Old-vine raisin blanc.

But I at least, was there really for the raisin blanc – sorry, servant. The grapes are from a 1978-planted hectare of vines in Robertson, which, says Pierre, the farmer only keeps going because the vineyard is so beautiful (see the thick, shaggy trunk of the vine in the photo). With a little more alcohol than the colombars, both wines had a touch more vinosity and weight, more aroma, a little more intensity. There is a spiciness (white pepper, says Pierre), and a bitingly dry delicacy. Freshness, of course. But.

The winemakers are certainly to be congratulated for giving this rarity a serious go – Pierre says that there’s probably only one other bottling of Servant in the whole world, from the south of France). Frankly, however, these wines are not going to revolutionise the Cape wine industry and make the farmers wonder: why, damnit, did we pull up all those vines? Not all old vineyards are superior; and some varieties should be allowed to slip quietly into oblivion. Some should be gently encouraged on their way.

  • Tim James is one of South Africa’s leading wine commentators, contributing to various local and international wine publications. He is a taster (and associate editor) for Platter’s. His book Wines of South Africa – Tradition and Revolution appeared in 2013.


12 comment(s)

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    Marko Pentz | 6 November 2022

    Hi Tim

    Just take a look at the 2022 Veritas results for Colombard wines.


      Tim James | 6 November 2022

      Thanks Marko, I have just looked at Veritas (first time in years, I confess – I don’t take these big competitions very seriously). I see that Orange River Cellars got gold medals for two colombars. It was a small list of winners that didn’t give any double-golds and didn’t include any of the names that Pieter or I mentioned as new-wave colombars that we admired (those producers don’t enter competitions as far as I know). Five out of the 7 Veritas winners were off-dry or semi-sweet, I see, including one of the wines in question – which doesn’t generally suggest seriousness to me. I’m afraid one needs rather wider recognition than that in order to qualify as an “industry leader”. But I have no doubt that these are very pleasant wines and I will try to find the drier, oaked one – it’s not in my local bottle store, but I’ll look at Pick’n’Pay and Checkers.

        Jeremy | 6 November 2022

        Elitist paternalism Tim. Does you no favours.

          Kwispedoor | 8 November 2022

          That’s a bit off hand, Jeremy (does you no favours). According to your palate, which are the better Colombard wines: the OWK versions or the likes of Aspoestertjie, Naudé and Lowerland?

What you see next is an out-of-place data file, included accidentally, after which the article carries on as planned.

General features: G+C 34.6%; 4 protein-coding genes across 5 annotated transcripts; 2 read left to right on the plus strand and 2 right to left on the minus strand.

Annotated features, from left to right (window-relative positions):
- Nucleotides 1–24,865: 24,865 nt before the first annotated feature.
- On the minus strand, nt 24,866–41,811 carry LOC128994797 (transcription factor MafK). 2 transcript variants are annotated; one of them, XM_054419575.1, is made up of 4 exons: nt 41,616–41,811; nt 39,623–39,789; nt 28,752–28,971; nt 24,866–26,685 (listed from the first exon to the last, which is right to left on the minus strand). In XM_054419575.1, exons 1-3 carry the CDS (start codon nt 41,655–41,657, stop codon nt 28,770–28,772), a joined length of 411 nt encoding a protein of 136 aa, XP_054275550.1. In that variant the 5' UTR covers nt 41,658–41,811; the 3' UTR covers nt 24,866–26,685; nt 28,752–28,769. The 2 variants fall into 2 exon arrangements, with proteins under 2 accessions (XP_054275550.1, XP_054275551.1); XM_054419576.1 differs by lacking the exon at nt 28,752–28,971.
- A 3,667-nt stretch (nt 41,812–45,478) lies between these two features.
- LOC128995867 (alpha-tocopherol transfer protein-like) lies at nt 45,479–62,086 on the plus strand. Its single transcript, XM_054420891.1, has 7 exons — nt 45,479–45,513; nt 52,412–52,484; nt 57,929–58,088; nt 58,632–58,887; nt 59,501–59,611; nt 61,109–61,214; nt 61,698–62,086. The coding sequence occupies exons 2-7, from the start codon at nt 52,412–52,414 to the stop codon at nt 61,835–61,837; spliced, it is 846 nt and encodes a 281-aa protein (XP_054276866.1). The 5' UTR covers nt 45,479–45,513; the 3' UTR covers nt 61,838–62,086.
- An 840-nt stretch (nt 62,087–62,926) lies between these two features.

Jeremy Moolman | 9 November 2022

            My comment was addressed to Tim James about his attitude. He has replied and if you want any futher clarity adk him personally.

              Pieter de Klerk | 9 November 2022

              I just thought that you’d be better qualified to answer my question, Jeremy. But okay, I’ll give the advice you’ve provided a shot: Hey, Tim! According to Jeremy’s palate, which are the better Colombard wines: the OWK versions or the likes of Aspoestertjie, Naudé and Lowerland?

        Marko Pentz | 8 November 2022

        Hi Tim

        The wooded Colombards(we currently have 2) are only sold at the cellar door, will gladly send you some to try.


    Jan Kemp | 4 November 2022

    Hi Tim,

    The OWK Colombar is probably the leading and best example to this C, rivaled only by the Bruwers. I find it difficult to take any of the above seriously and relevant if you, as you confessed, dont even know of the OWK champion, industry leading Colombar.Shame on you!!!!

      Pieter de Klerk | 5 November 2022

      Hi there, Jan.

      You’ve got me curious about the OWK Colombard. I must confess not having tasted it in quite a few years, but my recollection of it is of a wine that was pretty technical and commercial, which means it traded quite a bit on its highly aromatic fermentation ester characteristics (guava and other heady youthful aromas that started to become muted after about 10-14 months in the bottle). So it was forthcoming, seemingly fruity, etc. but not complex or detailed and tended to fade after some time in the bottle.

      Thus, the likes of Lowerland, Naudé and Yellowwood (Aspoestertjie) certainly make much finer Colombard IMHO. But, like I’ve said, I haven’t tasted a OWK Colombard in a while, so would like to discover what I had been missing. Firstly, though – which one are you talking about here? I’ve just pulled my Platter’s guide closer and see that they seem to make three nowadays: Omstaan Colombard, Regopstaan Colombard and The Hedgehog Colombard. Only the latter is rated (three stars). Which one of these do you consider to be the industry leader? And please divulge a bit more about its production and taste that places it in the middle of the podium for you?

    Wessel | 1 November 2022

    Thank you Tim – great article. You mentioned Colombar..I would really appreciate your opinion of the OWK Colombar which I personally believe is amazing value for money

      Tim James | 2 November 2022

      Hi Wessel – You must be referring to the Orange River Cellars/Oranjerivier Kelders wine? I don’t know it, but will keep a look out for it. If anyone else has an opinion, would be good to hear.